Paluxysaurus jonesi is the most complete sauropod described from the Cretaceous of North America. Paluxysaurus jonesi differs from material of the Arundel sauropod in having an expanded distal scapular blade that is not rounded on the acromial side, greater medial deflection of the proximal femur, a relatively narrower distal radius compared to mid-shaft width, and a more craniocaudally expanded proximal condyle of the tibia. The morphological differences observed between Paluxysaurus jonesi and the Arundel sauropod are too pronounced to attribute them to ontogenetic variation. Cladistic analysis based on currently available morphological evidence suggests that Pleurocoelus differs from Brachiosaurus only in presacral vertebral bone texture and robustness of the femur. The juvenile cervical vertebrae of Pleurocoelus exhibit the primitive condition for presacral bone texture.
Wedel (2003) claims that such vertebrae with large pneumatic fossae would develop a polycamerate internal pneumatic structure during ontogeny but not the camellate pattern that is exhibited by Brachiosaurus and Paluxysaurus. If the latter is correct, ontogenetic variation cannot explain the different forms of vertebral pneumaticity in Pleurocoelus and other titanosauriforms, and it is highly unlikely that either Brachiosaurus or Paluxysaurus are adult forms of the Arundel taxon. Nevertheless, the phylogenetic position of Pleurocoelus is not strongly supported. If Pleurocoelus is a valid taxon, it is the most basal titanosauriform known, and would require redefinition of the taxon Titanosauriformes as the common ancestor of Pleurocoelus and the titanosaurians, and all of its descendants.
It is the opinion of the author that it has not been adequately demonstrated that the teeth of Astrodon johnstoni or those attributed to Pleurocoelus are morphologically diagnostic among titanosauriforms.
Carpenter and Tidwell (2005, p. 79) note that isolated teeth cannot be referred to Astrodon with certainty, because "similar teeth occur in other taxa." Likewise, isolated teeth should not be referred to Pleurocoelus. The juvenile postcranial material that forms the type specimens of Pleurocoelus nanus and other material referred to that genus by
Marsh (1888) cannot be compared to the teeth of Astrodon johnstoni. Since there is no additional associated material available for Astrodon for comparison, new discoveries should not be aligned with that genus. For the above reasoning, the argument to synonymize the two taxa, Astrodon and Pleurocoelus, seems unfounded. Furthermore, despite the fact that the morphology of some of the postcranial material from the Arundel Formation referred to Pleurocoelus by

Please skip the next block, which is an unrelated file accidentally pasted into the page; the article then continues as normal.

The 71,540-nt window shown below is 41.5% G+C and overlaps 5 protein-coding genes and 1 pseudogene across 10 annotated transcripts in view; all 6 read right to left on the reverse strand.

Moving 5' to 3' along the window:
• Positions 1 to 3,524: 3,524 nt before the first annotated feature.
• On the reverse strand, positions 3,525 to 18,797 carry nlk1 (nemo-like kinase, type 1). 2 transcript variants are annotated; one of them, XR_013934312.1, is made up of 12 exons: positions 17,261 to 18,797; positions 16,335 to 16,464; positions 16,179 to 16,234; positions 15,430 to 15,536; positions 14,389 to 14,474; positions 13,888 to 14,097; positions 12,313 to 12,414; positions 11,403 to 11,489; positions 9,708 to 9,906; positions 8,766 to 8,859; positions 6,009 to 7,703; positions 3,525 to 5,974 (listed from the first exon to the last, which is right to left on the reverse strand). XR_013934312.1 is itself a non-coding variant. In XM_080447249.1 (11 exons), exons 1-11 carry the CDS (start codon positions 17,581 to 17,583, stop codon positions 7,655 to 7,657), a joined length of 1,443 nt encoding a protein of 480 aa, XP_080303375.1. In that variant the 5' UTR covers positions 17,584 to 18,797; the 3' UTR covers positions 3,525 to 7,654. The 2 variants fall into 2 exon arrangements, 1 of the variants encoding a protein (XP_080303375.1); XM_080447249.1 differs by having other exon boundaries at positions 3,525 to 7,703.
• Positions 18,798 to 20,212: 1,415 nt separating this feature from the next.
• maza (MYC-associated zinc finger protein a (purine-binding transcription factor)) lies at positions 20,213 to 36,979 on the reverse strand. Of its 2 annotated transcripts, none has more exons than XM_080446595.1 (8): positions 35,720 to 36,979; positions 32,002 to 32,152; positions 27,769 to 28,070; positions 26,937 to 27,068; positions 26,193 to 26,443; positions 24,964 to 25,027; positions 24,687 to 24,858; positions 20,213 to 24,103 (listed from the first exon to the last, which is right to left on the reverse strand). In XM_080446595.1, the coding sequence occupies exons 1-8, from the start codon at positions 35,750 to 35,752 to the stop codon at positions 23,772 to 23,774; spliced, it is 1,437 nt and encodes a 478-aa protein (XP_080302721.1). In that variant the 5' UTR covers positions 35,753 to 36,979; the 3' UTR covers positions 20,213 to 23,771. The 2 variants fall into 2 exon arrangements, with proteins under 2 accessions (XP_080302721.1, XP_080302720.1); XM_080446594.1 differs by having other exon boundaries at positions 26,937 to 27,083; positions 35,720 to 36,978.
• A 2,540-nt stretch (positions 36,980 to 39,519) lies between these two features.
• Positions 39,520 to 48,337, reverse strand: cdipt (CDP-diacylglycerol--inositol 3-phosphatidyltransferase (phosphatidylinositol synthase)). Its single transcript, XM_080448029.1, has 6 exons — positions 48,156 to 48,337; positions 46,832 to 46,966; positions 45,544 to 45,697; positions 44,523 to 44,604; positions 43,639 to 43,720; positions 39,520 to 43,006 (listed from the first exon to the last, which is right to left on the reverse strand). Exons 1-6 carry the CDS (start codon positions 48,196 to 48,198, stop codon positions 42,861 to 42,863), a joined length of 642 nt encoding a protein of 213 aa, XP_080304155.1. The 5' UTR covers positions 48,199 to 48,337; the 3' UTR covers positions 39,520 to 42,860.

Marsh (1888), in particular appendicular skeletal elements, can be distinguished from other sauropod taxa, the grounds for referral is not morphological evidence. The type material of Pleurocoelus may not be diagnostic and there is no overlapping anatomy between the type and referred material of Pleurocoelus, making the basis for
Marsh's (1888) conclusion to refer isolated bones from the Arundel Formation to that genus on size and provenance alone. Therefore, the status of either Astrodon or Pleurocoelus as valid taxonomic units is not well supported, and it is recommended that both be recognized as incertae sedis. Fragmentary sauropod remains from Texas referred to "Pleurocoelus" should be reassessed.
A diversity of at least four distinct sauropod taxa is now known for the Early Cretaceous of North America. A minimum of two sauropod taxa are present in Texas and Oklahoma, Paluxysaurus jonesi and Sauroposeidon proteles; and those are distinct from two taxa from Utah, Cedarosaurus weiskopfae and Venenosaurus dicorcei. Pending future discoveries from eastern and north-central North America, it remains unclear how the Arundel sauropod and the Cloverly sauropod fit into the current picture of Early Cretaceous sauropod diversity and biogeography. These taxa together have a widespread distribution across the continent, but otherwise each currently has a distribution that is relatively regionally isolated. Comparisons of the Early Cretaceous sauropod-producing vertebrate faunas in North America suggests, from currently available evidence, that the geographic ranges of the different sauropod taxa did not overlap, while other dinosaur taxa (some theropods and ornithischians) are common to the different faunas (e.g.,
Jacobs and Winkler 1998). This is intriguing because the occurrences of all these taxa pre-date the completion of the Western Interior Seaway, which is generally assumed to have inhibited faunal exchange across North America in the Late Cretaceous. The distribution of sauropod taxa disagrees with the view that these large-bodied vertebrates had extensive geographic ranges. However, many of the sauropods compared in this study are only known from limited skeletal material, often from a single individual, and it may be likely that as additional sauropod material from the Early Cretaceous of North America is discovered and described, taxa will become known from multiple localities. Nevertheless, the description of the new taxon from Texas increases the diversity of sauropods in North America for the Early Cretaceous and provides more complete, associated material that can be compared to new discoveries from this time period.